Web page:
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Unlearn programming to learn Ruby


Ruby is a different programming language for at least 2 reasons:

The language is very permissive

Indeed, most languages are restrictive. They create constraints for developers for their "safety".

On the other hand, Ruby is a permissive language backed by a set of design principles (duck typing, etc.).

The decision to follow these design principles (or not) is the responsibility of the developer.

The vocabulary of the language is human-friendly

In most programming languages, the language is seen as an intermediary between the machine and the developer.

In Ruby, the language is apprehended as a way for the developer to express ideas in a human-friendly way - The famous Developer Happiness First adage.

Ok. So, how about slightly reshaping your way of thinking when using Ruby to enable your full potential?

The way Ruby responds to a problem

When the Ruby Core Team implements a feature, it's always focused on developer usability. That's why the language seems so natural to use

list_cart unless @cart.include? 'pineapple'
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Here, we can read this code as follows:

List the content of the cart unless the cart includes a pineapple.

In this statement, Ruby provides 3 tools:

  • the unless keyword
  • the one-liner syntax
  • the include? method

All these tools can be combined to provide a natural syntax close to what your mind can express to solve this problem. I guess you get the point here.

So, why do we need to unlearn programming to learn Ruby?

Learn to unlearn programming

It's exaggerated... You don't need to "unlearn" programming.

Because Ruby implements all the tools and concepts of CompSci. I want you to focus more about learning to "think" like a Rubyist and not like a developer.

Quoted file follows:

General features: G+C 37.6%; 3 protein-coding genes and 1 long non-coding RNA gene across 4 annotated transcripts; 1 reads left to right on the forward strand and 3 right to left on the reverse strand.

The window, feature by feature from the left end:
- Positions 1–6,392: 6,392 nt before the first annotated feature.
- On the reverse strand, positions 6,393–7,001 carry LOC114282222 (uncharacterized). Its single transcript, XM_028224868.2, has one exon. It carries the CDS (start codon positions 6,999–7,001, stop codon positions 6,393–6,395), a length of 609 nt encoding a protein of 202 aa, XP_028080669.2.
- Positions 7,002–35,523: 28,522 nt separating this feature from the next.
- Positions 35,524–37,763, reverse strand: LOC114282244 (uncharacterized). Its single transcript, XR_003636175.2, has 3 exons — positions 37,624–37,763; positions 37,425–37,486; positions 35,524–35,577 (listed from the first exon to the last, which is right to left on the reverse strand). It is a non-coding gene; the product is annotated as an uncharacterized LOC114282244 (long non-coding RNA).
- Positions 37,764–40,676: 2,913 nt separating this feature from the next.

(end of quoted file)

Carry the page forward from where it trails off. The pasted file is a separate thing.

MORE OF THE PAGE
In general, a developer adapts his way of thinking to a given program to respond to certain constraints imposed by the programming language.

So this adds layers between the developer's thoughts, the code, and the final program.

Conversely, Ruby tends to remove the barrier between developer thoughts and the code.

Now let's see how to reshape your way of thinking. To do so, there is a simple exercise that you can quickly implement:

Try to transcribe your thoughts into Ruby code.

For instance, how would you write the code for the following need in Ruby?

When the user receives a message then we send an email to this user.

Another way to express this need would be:

Send an email to the user if the user receives a message.

Keep your focus on the statement - and not the methods and objects you need to define for this statement.

For instance, I didn't define list_cart and @cart in the previous section.

list_cart unless @cart.include? 'pineapple'
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It is in a second time that I will define the content of the methods and variables that I need for this sentence.

Feel free to let a comment to share your way to express this need!


Ruby is a different programming language. The Core team genuinely believes in developer happiness. It allows you to express your thoughts as close as possible to human language.

That's why you should tend to learn and use the tools provided by the language as much as possible to transcribe your thoughts into Ruby code.

You don't have as many constraints as most programming languages. So take advantage of what Ruby gives you!

Eager to learn more about Ruby?

You can follow us on as we're very active on this platform. Indeed, we post elaborate code examples every day.

Additionally, we're currently finalizing our first online course: Ruby Mastery.

Join the list for an exclusive release alert! 🔔

🔗 Ruby Mastery by RubyCademy


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